Monday, 9 January 2017

Roadtripping: Toledo part II

 I asked a colleague, E., who is from Toledo himself, if he could recommend something in particular to visit. 
I was staying with my friend for one afternoon, the evening and the following morning and tried to follow the advice. What caught my interest was the old Roman street, and upon arrival, a big castle that I assumed was from the 1800's.
Ta-da! Roman street. Hm, well, UNDER the photo. We bought a pink bracelet that gave us access to many places, this being one - a great thing to do if you want to avoid queues.
And no doubts, there are many other castles to check out (this webpage is in Spanish) if you like (here is a more official page with castles in the vicinity). But I mean the castle that is on all postcards, known as Museo del Éjercito. God. Two castles in one (well, one is ruins) and weapons as a theme - but I felt no heart. So much space, so much potential, but not overwhelmingly intriguing. Above, you see the younger, more beautiful part. The top floor's balcony is open, but not the doors to the interior. For that, one has to take a different route. That already diminishes the mystery. Will blog more about the interior in a Museum Mission post shortly.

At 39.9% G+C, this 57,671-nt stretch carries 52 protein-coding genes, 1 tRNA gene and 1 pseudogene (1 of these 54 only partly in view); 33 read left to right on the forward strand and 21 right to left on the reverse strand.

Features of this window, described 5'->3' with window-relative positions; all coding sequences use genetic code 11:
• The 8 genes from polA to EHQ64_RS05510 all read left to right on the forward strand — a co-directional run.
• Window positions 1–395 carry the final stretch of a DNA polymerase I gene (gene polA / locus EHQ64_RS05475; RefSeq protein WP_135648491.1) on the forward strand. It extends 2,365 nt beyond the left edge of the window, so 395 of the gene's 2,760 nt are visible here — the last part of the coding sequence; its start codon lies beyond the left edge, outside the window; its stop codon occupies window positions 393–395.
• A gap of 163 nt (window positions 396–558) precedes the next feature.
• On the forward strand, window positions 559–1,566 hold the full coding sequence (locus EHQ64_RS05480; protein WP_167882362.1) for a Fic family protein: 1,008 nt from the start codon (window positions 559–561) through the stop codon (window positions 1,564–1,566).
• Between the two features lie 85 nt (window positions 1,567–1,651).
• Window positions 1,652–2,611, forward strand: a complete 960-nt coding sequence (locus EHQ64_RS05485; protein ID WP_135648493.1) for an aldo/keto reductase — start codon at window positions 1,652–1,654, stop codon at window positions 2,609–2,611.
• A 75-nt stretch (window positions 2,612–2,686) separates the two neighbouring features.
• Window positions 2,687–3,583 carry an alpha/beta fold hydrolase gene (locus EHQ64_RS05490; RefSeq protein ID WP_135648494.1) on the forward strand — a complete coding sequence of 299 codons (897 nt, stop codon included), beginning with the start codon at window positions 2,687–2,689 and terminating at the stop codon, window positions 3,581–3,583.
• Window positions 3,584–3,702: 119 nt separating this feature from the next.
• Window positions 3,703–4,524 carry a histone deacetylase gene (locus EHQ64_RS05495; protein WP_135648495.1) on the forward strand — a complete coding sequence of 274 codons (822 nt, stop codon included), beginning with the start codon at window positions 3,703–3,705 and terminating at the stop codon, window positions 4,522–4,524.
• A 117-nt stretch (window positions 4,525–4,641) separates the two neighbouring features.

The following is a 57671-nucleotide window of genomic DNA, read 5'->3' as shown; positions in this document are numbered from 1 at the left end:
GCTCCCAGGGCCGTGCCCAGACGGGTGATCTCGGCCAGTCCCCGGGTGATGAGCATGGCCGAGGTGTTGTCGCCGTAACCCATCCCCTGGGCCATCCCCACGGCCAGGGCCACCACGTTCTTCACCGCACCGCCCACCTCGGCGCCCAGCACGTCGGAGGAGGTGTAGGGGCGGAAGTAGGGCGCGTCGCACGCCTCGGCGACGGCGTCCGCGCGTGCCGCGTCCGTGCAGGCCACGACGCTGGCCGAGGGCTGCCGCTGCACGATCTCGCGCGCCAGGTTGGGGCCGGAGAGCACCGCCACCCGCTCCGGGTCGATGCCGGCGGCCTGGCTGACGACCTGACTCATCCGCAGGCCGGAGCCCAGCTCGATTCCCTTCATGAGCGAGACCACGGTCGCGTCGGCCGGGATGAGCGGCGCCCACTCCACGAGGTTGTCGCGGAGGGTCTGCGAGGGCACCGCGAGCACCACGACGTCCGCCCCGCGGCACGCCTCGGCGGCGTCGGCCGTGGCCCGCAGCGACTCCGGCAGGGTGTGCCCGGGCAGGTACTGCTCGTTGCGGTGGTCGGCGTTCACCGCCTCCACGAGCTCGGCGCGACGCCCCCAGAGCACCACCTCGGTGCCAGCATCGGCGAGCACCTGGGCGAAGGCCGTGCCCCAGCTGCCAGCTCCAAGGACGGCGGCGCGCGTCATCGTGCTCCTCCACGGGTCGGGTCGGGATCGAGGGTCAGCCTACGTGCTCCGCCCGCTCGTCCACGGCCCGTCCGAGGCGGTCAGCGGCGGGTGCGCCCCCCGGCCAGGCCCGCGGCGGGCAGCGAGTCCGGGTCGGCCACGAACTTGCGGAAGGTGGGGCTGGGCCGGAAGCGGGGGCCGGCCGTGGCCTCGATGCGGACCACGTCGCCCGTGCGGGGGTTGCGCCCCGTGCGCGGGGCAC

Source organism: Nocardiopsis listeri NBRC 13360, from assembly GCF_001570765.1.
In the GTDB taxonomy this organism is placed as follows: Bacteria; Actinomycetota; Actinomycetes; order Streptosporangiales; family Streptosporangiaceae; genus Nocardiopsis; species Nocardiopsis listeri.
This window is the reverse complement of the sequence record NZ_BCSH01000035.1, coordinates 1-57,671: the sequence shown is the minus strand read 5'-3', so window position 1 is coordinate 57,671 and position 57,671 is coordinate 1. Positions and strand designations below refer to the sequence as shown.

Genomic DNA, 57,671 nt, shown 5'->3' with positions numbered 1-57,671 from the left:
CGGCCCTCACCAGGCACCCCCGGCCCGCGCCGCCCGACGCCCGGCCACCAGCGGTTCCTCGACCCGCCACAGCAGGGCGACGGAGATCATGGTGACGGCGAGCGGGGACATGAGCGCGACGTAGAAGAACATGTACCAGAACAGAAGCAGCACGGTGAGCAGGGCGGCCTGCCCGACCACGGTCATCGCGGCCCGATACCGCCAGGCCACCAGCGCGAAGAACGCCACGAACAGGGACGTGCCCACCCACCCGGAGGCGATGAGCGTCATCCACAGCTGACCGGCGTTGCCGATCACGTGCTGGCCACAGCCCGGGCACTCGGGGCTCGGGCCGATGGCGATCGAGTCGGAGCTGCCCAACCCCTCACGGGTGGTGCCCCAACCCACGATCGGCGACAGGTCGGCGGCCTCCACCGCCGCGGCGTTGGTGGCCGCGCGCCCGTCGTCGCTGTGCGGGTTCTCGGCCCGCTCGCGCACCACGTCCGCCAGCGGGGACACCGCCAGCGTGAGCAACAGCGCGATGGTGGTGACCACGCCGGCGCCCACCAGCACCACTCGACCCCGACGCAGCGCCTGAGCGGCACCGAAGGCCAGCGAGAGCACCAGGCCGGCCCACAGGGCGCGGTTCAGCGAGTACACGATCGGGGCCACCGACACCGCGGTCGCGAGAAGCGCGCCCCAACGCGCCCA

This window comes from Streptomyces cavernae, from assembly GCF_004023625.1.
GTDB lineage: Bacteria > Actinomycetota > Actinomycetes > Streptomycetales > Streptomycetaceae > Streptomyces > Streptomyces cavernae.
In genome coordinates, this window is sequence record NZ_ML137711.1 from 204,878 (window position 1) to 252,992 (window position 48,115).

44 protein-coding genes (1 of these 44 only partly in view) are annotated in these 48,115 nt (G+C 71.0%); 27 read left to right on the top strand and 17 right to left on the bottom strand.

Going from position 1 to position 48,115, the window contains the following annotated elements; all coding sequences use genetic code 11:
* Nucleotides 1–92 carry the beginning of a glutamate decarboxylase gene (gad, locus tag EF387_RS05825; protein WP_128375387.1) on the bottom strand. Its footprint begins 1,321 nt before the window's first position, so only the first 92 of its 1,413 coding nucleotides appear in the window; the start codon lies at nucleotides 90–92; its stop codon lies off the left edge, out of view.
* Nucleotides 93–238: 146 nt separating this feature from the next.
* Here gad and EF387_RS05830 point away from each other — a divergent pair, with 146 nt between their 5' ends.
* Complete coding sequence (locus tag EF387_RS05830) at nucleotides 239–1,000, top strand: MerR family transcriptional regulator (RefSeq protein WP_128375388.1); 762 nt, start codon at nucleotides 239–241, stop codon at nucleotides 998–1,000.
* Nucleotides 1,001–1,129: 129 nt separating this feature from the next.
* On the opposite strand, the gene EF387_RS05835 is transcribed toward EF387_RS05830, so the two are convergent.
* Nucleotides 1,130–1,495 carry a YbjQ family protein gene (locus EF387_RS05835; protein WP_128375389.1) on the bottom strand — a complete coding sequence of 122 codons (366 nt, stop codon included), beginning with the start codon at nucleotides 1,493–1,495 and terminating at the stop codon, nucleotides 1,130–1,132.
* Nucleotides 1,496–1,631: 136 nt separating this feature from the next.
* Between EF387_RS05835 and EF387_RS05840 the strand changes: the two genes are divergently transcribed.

Then we "got lost" in this direction,
upon which we entered the richly adorned cathedral.
Did the monks and archbishops possibly play chess here?
One of the best museum attractions :) This is inside a living room of a church, this was new to me.
A monastery garden always feels more complete with orange trees and no windows. This is not the cathedral, this is San Juan de los Reyes.
This too.
And this.
I kept discovering the city through the lens. Somehow, photos show details and colours one did not see the very moment the very same photo was taken. I have double checked this, very interesting.
The magic of the night. This is the town hall, which has one of the most peculiar water decorations in the front: copper green roots from two sides with a river in the middle that seems to be flooded from time to time. Maybe as a reminder of the climate change?
At the market, I learned about the existence of oro végetal, which I would translate as begilded herbage. The concept seems to be using gold threads to keep bundles of dried grass together, which is cheaper and more environmentally friendly, as you don't need as much gold as in other kinds of jewellery and everything looks golden anyway. There is a Spanish clip about it for slightly more information:
The next morning, we went on a very rapid exploration of the town and visited for example this synagogue, empty of people.
On this street, a smith? a jeweller? was sitting at the entrance of a shop, making squarelike purple flower decorations on a rectangular metal piece that would become a necklace. I didn't want to disturb him with a photo session. And then the trip continued to Segovia! 

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